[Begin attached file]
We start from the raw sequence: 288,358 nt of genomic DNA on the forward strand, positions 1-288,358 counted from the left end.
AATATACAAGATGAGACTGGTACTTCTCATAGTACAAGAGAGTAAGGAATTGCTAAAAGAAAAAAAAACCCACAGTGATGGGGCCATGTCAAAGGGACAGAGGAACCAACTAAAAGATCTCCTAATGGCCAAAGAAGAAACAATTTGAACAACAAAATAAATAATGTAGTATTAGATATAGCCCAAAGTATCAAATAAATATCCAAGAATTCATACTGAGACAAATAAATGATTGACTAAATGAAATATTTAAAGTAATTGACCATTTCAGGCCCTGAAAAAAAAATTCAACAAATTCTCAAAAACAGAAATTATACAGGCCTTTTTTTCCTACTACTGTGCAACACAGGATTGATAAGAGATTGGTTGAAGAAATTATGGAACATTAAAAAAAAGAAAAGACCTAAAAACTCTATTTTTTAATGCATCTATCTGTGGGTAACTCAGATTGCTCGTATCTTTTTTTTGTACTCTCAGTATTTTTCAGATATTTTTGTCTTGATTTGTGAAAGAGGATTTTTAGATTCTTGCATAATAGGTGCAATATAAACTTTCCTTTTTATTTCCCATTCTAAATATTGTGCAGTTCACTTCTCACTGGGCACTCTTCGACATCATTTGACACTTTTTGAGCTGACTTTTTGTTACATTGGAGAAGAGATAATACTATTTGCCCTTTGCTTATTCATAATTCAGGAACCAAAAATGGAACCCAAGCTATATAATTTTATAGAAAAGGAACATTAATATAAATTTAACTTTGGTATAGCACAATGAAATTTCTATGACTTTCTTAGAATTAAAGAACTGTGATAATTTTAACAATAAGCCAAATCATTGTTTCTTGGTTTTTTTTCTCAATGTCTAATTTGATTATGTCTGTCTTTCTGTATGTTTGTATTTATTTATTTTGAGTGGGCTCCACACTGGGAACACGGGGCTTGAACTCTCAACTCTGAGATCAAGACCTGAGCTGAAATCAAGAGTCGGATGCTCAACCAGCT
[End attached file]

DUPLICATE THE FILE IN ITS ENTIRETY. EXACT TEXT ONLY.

We start from the raw sequence: 288,358 nt of genomic DNA on the forward strand, positions 1-288,358 counted from the left end.
AATATACAAGATGAGACTGGTACTTCTCATAGTACAAGAGAGTAAGGAATTGCTAAAAGAAAAAAAAACCCACAGTGATGGGGCCATGTCAAAGGGACAGAGGAACCAACTAAAAGATCTCCTAATGGCCAAAGAAGAAACAATTTGAACAACAAAATAAATAATGTAGTATTAGATATAGCCCAAAGTATCAAATAAATATCCAAGAATTCATACTGAGACAAATAAATGATTGACTAAATGAAATATTTAAAGTAATTGACCATTTCAGGCCCTGAAAAAAAAATTCAACAAATTCTCAAAAACAGAAATTATACAGGCCTTTTTTTCCTACTACTGTGCAACACAGGATTGATAAGAGATTGGTTGAAGAAATTATGGAACATTAAAAAAAAGAAAAGACCTAAAAACTCTATTTTTTAATGCATCTATCTGTGGGTAACTCAGATTGCTCGTATCTTTTTTTTGTACTCTCAGTATTTTTCAGATATTTTTGTCTTGATTTGTGAAAGAGGATTTTTAGATTCTTGCATAATAGGTGCAATATAAACTTTCCTTTTTATTTCCCATTCTAAATATTGTGCAGTTCACTTCTCACTGGGCACTCTTCGACATCATTTGACACTTTTTGAGCTGACTTTTTGTTACATTGGAGAAGAGATAATACTATTTGCCCTTTGCTTATTCATAATTCAGGAACCAAAAATGGAACCCAAGCTATATAATTTTATAGAAAAGGAACATTAATATAAATTTAACTTTGGTATAGCACAATGAAATTTCTATGACTTTCTTAGAATTAAAGAACTGTGATAATTTTAACAATAAGCCAAATCATTGTTTCTTGGTTTTTTTTCTCAATGTCTAATTTGATTATGTCTGTCTTTCTGTATGTTTGTATTTATTTATTTTGAGTGGGCTCCACACTGGGAACACGGGGCTTGAACTCTCAACTCTGAGATCAAGACCTGAGCTGAAATCAAGAGTCGGATGCTCAACCAGCT